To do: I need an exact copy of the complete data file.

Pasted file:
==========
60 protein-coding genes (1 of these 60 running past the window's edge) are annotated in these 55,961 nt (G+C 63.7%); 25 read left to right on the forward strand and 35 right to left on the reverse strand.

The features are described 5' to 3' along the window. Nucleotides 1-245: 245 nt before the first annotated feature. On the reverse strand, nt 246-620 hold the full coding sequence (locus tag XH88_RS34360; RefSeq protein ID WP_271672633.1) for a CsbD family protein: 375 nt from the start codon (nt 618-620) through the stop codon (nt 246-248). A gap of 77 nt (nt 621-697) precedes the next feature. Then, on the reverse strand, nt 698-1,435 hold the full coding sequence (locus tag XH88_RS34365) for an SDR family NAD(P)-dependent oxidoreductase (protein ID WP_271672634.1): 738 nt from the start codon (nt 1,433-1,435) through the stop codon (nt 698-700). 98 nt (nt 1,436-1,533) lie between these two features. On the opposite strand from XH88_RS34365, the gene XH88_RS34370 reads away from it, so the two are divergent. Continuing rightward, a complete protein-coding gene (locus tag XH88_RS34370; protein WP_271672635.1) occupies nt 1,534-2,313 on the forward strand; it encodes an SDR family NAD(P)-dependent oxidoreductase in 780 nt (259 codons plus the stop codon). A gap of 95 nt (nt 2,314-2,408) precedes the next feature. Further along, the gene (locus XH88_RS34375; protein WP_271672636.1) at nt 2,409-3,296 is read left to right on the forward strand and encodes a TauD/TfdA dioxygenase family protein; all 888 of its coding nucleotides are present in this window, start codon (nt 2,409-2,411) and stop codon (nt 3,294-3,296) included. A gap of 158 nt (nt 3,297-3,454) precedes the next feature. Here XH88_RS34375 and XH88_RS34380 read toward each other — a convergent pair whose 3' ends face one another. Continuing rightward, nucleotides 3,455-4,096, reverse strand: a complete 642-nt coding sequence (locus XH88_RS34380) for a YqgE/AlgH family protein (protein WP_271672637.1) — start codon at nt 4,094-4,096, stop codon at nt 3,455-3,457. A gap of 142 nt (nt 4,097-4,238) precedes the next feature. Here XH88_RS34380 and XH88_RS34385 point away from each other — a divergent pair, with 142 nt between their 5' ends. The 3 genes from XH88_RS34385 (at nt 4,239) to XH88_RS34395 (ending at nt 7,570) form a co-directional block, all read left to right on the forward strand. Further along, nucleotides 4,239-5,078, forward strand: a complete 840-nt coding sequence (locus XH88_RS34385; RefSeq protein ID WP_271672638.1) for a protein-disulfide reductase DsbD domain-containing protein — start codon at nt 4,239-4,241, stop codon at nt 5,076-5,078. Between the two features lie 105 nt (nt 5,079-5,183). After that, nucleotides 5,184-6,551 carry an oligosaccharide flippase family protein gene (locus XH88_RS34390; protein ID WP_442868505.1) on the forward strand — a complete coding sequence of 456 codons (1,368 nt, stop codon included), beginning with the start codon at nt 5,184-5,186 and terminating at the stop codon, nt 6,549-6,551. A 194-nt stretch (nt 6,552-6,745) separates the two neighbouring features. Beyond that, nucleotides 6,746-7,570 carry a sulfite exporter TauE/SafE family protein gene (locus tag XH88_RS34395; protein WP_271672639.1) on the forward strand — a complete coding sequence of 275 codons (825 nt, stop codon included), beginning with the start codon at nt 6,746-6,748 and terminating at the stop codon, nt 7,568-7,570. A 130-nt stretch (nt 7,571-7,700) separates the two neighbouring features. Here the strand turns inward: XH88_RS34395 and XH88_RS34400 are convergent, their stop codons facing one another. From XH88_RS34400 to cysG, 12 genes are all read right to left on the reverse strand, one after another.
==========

60 protein-coding genes (1 of these 60 running past the window's edge) are annotated in these 55,961 nt (G+C 63.7%); 25 read left to right on the forward strand and 35 right to left on the reverse strand.

The features are described 5' to 3' along the window. Nucleotides 1-245: 245 nt before the first annotated feature. On the reverse strand, nt 246-620 hold the full coding sequence (locus tag XH88_RS34360; RefSeq protein ID WP_271672633.1) for a CsbD family protein: 375 nt from the start codon (nt 618-620) through the stop codon (nt 246-248). A gap of 77 nt (nt 621-697) precedes the next feature. Then, on the reverse strand, nt 698-1,435 hold the full coding sequence (locus tag XH88_RS34365) for an SDR family NAD(P)-dependent oxidoreductase (protein ID WP_271672634.1): 738 nt from the start codon (nt 1,433-1,435) through the stop codon (nt 698-700). 98 nt (nt 1,436-1,533) lie between these two features. On the opposite strand from XH88_RS34365, the gene XH88_RS34370 reads away from it, so the two are divergent. Continuing rightward, a complete protein-coding gene (locus tag XH88_RS34370; protein WP_271672635.1) occupies nt 1,534-2,313 on the forward strand; it encodes an SDR family NAD(P)-dependent oxidoreductase in 780 nt (259 codons plus the stop codon). A gap of 95 nt (nt 2,314-2,408) precedes the next feature. Further along, the gene (locus XH88_RS34375; protein WP_271672636.1) at nt 2,409-3,296 is read left to right on the forward strand and encodes a TauD/TfdA dioxygenase family protein; all 888 of its coding nucleotides are present in this window, start codon (nt 2,409-2,411) and stop codon (nt 3,294-3,296) included. A gap of 158 nt (nt 3,297-3,454) precedes the next feature. Here XH88_RS34375 and XH88_RS34380 read toward each other — a convergent pair whose 3' ends face one another. Continuing rightward, nucleotides 3,455-4,096, reverse strand: a complete 642-nt coding sequence (locus XH88_RS34380) for a YqgE/AlgH family protein (protein WP_271672637.1) — start codon at nt 4,094-4,096, stop codon at nt 3,455-3,457. A gap of 142 nt (nt 4,097-4,238) precedes the next feature. Here XH88_RS34380 and XH88_RS34385 point away from each other — a divergent pair, with 142 nt between their 5' ends. The 3 genes from XH88_RS34385 (at nt 4,239) to XH88_RS34395 (ending at nt 7,570) form a co-directional block, all read left to right on the forward strand. Further along, nucleotides 4,239-5,078, forward strand: a complete 840-nt coding sequence (locus XH88_RS34385; RefSeq protein ID WP_271672638.1) for a protein-disulfide reductase DsbD domain-containing protein — start codon at nt 4,239-4,241, stop codon at nt 5,076-5,078. Between the two features lie 105 nt (nt 5,079-5,183). After that, nucleotides 5,184-6,551 carry an oligosaccharide flippase family protein gene (locus XH88_RS34390; protein ID WP_442868505.1) on the forward strand — a complete coding sequence of 456 codons (1,368 nt, stop codon included), beginning with the start codon at nt 5,184-5,186 and terminating at the stop codon, nt 6,549-6,551. A 194-nt stretch (nt 6,552-6,745) separates the two neighbouring features. Beyond that, nucleotides 6,746-7,570 carry a sulfite exporter TauE/SafE family protein gene (locus tag XH88_RS34395; protein WP_271672639.1) on the forward strand — a complete coding sequence of 275 codons (825 nt, stop codon included), beginning with the start codon at nt 6,746-6,748 and terminating at the stop codon, nt 7,568-7,570. A 130-nt stretch (nt 7,571-7,700) separates the two neighbouring features. Here the strand turns inward: XH88_RS34395 and XH88_RS34400 are convergent, their stop codons facing one another. From XH88_RS34400 to cysG, 12 genes are all read right to left on the reverse strand, one after another.